TOKYO — The days of freewheeling bikes on the streets and sidewalks of the Japanese capital are apparently over.
Citing a rise in traffic accidents, the Tokyo Metropolitan Police Department announced crackdowns on four of the most common bicycle violations, according to a statement emailed to Stars and Stripes on Wednesday.
“We are promoting guidance and crackdowns on cyclists, placing greater emphasis on violations that are directly linked to serious traffic accidents,” the statement said.
Metro police say officers are now focusing on cyclists who run red lights, don’t pay attention to stop signs, go the wrong way or ride fast on sidewalks.
Illegal cyclists are now more likely to receive traffic tickets than warnings, Kyodo News reported on Tuesday.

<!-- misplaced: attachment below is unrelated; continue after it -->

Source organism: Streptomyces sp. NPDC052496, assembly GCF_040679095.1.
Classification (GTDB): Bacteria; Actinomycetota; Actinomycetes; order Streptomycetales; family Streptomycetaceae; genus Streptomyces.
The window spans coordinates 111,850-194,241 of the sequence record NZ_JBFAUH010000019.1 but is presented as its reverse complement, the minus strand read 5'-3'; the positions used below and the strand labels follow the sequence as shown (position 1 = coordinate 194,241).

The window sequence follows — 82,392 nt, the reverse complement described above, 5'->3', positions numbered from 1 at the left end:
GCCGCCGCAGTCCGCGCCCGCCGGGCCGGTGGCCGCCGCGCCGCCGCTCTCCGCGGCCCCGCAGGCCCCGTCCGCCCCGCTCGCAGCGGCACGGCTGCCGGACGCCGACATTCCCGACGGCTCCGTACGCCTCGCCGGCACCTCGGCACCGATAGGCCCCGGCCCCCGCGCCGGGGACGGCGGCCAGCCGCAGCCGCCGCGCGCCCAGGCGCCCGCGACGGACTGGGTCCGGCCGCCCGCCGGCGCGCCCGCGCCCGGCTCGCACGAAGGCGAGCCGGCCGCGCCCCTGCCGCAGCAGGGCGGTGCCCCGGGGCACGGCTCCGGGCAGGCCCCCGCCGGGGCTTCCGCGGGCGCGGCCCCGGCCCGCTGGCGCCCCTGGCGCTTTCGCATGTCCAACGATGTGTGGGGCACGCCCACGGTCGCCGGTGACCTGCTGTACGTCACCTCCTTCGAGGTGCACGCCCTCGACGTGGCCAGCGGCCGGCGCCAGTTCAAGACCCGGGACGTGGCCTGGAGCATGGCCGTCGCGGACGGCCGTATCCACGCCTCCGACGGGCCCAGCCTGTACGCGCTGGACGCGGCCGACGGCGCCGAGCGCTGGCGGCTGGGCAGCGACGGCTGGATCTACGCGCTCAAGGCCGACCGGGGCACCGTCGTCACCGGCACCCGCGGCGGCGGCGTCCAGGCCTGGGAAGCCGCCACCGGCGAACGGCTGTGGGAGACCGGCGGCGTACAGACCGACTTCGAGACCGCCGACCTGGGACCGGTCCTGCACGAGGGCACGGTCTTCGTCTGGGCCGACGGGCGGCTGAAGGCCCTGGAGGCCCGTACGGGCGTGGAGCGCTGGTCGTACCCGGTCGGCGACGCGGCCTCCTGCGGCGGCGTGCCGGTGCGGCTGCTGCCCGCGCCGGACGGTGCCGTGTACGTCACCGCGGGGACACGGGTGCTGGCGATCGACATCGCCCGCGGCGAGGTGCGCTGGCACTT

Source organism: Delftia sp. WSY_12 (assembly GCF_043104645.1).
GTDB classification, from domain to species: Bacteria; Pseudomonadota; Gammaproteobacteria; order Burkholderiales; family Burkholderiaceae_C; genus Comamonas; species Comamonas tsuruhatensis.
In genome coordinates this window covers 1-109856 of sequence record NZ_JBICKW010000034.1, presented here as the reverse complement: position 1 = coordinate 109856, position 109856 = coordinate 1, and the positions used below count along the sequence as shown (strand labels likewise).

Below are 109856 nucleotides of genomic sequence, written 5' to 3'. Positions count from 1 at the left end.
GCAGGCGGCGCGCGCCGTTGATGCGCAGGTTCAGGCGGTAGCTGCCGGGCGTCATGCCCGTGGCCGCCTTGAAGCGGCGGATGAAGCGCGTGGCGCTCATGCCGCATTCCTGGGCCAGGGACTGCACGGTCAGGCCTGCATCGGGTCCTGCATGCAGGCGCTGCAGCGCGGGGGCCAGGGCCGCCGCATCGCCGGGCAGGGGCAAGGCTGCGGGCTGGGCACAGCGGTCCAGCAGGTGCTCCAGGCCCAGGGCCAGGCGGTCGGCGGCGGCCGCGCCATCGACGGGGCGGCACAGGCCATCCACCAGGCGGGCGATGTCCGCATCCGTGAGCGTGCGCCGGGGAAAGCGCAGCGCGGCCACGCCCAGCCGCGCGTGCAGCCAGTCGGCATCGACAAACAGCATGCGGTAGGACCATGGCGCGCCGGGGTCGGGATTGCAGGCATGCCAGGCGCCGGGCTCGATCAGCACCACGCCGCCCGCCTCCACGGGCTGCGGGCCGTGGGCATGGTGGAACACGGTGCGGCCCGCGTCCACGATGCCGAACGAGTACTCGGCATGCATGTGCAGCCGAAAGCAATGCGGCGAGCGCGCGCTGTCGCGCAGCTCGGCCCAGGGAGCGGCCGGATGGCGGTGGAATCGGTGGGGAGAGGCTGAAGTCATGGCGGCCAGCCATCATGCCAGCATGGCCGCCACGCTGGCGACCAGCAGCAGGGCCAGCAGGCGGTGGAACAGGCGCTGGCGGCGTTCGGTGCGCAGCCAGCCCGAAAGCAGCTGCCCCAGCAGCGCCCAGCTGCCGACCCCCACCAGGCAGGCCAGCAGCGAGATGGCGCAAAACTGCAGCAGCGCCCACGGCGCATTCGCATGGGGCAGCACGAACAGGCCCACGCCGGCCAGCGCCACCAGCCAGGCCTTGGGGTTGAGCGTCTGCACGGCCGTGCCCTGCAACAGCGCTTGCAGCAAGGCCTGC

People who run red lights, fail to stop at stop signs or drive in the wrong direction can be jailed for up to three months or fined up to 50,000 yen (about $360), police said. Riding fast on sidewalks can cost the violating cyclist up to 20,000 yen, or $143.
Bicycle accidents in Tokyo have increased in recent years. As of Sept. 30, there have been 10,271 bicycle accidents so far this year, about 1,700 more than the same period last year, Nippon TV reported on Oct. 31.
Additionally, accidents involving bicycles will account for nearly half of all accidents, or 43.6 percent, in 2021, up from 32.1 percent in 2016, Kyodo News reported.
Cycling has increased during the COVID-19 pandemic, as people turn to two wheels to avoid close contact with others or to order food through delivery services like Uber Eats.
The results of a survey released by the Tokyo Metropolitan Government in April found that 22.3 percent of city residents had used bicycles more frequently since the start of the pandemic, Kyodo News reported.